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How to Use Hand Sanitiser?

The summer holidays are around the corner and its time to get busy. While the tiny tots will be busy having fun, the people in parenting town will be busy trying to figure out how to keep them busy while having fun and staying healthy at the same time. Summer means heat and sweat and with that come the germs that can make your little one very sick. So how do you make your life easy while ensuring that your kids don't fall sick in the summer heat? A simple remedy that will reduce half your work is proper hand hygiene.

When it comes to hand hygiene your best options are hand washing and using a hand sanitiser when washing is not an option. Lets take a look at hand sanitisers and all the do’s and don’t’s pertaining to  it. Your what, why, how, when, do’s and don’t’s answered right here to make your life in parenting town easier.

Sanitising means killing off microbes, and in this particular case, microbes on the skin of the hands.  Simply put a hand sanitiser is usually a gel used to sanitise one’s hands. Now comes a question of what are sanitisers made of and how to use them safely.

Hand sanitisers usually fall into two categories depending on their active ingredient that kills germs. Alcohol based and alcohol free ones. The alcohol based sanitisers usually contain more than 60% alcohol and come highly recommended by the global medical community. The alcohol free ones usually contain antibiotics like sodium benzalkonium as its active ingredient for sanitisation. While a lot of people prefer the alcohol free ones, the medical community warns users agains germs becoming resistant to its active ingredients thereby essentially rendering the product useless.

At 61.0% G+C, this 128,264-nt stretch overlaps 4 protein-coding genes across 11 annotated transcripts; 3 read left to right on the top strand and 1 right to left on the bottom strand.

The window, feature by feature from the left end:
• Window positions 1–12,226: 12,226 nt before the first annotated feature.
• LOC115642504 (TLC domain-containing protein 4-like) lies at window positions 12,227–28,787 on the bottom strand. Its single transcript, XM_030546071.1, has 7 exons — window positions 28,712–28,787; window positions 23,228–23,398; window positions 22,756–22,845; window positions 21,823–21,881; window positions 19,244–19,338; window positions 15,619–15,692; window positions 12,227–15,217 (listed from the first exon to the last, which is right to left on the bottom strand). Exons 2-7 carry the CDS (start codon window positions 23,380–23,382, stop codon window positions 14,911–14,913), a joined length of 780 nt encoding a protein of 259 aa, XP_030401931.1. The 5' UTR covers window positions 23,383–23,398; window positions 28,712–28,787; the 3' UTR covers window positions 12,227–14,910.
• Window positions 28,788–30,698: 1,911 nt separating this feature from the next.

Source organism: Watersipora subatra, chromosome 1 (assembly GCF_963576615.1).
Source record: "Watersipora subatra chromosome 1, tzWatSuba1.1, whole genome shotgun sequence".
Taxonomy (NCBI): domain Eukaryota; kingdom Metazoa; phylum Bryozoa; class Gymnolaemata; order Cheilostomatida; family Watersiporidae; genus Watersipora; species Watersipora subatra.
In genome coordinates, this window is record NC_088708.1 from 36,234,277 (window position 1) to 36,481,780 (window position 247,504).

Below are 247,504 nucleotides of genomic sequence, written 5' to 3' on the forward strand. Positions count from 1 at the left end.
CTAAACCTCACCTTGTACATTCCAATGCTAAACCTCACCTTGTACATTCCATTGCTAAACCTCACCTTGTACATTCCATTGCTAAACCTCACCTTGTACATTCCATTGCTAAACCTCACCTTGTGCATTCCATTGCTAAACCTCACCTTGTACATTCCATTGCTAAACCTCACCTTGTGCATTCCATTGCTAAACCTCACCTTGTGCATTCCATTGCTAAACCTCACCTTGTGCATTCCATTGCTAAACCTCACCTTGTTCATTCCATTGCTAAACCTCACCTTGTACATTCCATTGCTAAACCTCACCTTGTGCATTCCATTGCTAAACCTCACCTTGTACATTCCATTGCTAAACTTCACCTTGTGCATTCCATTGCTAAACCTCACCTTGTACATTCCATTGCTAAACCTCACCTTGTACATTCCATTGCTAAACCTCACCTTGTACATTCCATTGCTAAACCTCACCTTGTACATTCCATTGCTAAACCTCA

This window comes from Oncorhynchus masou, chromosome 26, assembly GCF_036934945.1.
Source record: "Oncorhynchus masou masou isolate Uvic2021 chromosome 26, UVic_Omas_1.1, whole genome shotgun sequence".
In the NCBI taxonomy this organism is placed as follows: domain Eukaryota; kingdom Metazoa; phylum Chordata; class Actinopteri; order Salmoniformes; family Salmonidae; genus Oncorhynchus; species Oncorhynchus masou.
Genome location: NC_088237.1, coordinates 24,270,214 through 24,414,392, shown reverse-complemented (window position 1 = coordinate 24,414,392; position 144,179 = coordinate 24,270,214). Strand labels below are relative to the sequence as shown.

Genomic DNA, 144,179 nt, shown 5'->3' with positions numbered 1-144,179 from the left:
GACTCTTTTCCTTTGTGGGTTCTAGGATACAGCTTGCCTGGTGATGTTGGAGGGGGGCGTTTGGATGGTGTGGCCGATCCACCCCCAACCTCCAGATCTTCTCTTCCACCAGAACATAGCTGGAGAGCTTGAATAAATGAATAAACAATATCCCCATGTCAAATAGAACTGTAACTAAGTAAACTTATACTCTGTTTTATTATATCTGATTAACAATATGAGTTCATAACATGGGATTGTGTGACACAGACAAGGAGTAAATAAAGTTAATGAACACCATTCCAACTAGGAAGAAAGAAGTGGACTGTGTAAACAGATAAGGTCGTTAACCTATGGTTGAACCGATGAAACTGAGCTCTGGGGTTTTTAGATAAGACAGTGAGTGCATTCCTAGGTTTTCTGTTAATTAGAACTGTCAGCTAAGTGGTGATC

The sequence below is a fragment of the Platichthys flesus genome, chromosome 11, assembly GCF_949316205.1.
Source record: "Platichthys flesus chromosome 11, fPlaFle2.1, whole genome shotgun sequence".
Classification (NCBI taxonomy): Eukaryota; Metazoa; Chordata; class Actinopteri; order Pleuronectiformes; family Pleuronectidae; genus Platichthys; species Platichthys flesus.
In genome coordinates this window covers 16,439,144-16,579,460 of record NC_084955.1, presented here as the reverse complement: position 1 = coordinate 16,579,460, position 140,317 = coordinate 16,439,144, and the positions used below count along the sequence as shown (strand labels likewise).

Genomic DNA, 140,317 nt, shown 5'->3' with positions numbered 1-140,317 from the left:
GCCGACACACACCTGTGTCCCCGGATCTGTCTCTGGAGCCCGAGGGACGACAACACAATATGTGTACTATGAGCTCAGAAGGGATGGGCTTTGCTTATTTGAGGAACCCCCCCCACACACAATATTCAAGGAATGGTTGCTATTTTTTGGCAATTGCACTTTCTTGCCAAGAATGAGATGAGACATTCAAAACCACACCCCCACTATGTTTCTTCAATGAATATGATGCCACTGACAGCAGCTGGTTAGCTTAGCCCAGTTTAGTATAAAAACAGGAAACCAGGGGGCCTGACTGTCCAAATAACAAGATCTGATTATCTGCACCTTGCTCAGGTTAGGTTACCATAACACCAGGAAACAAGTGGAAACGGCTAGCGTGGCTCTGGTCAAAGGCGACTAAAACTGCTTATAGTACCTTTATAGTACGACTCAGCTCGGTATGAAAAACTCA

Now that we know what sanitisers are and what options of sanitisers are available, lets take a look at the correct way of using it.

  • Take a small coin sized amount on the palm of your hands.
  • Rub it thoroughly on the palm, fingers, back of hands, between the fingers and under the nails.
  • Rub it thoroughly till it dries off completely.

While the hand sanitisers may look like a tempting option for all your child’s hand hygiene needs, here are some things that need to be taken into consideration.

  • Sanitisers do not replace hand washing with soap and water.
  • Sanitisers are effective only on visibly clean hands.
  • These work on on the surface so are useless for cleaning soiled and visibly dirty hands.
  • They should be used as a substitute only when soap and water are not readily available.

Now come the precautions when it is the little one’s using the product.

  • Hand sanitisers should only be used under adult supervision.
  • They should be kept out of children’s reach.
  • Avoid sanitisers with fragrances since kids might try to eat them.
  • Either use a moisturiser after using a sanitiser or buy one that already contains moisturisers to counter the drying properties of the product.
  • Teach kids to rinse eyes with ample water in case of eye contact.
  • Do not use hand sanitiser on broken skin and wounds.
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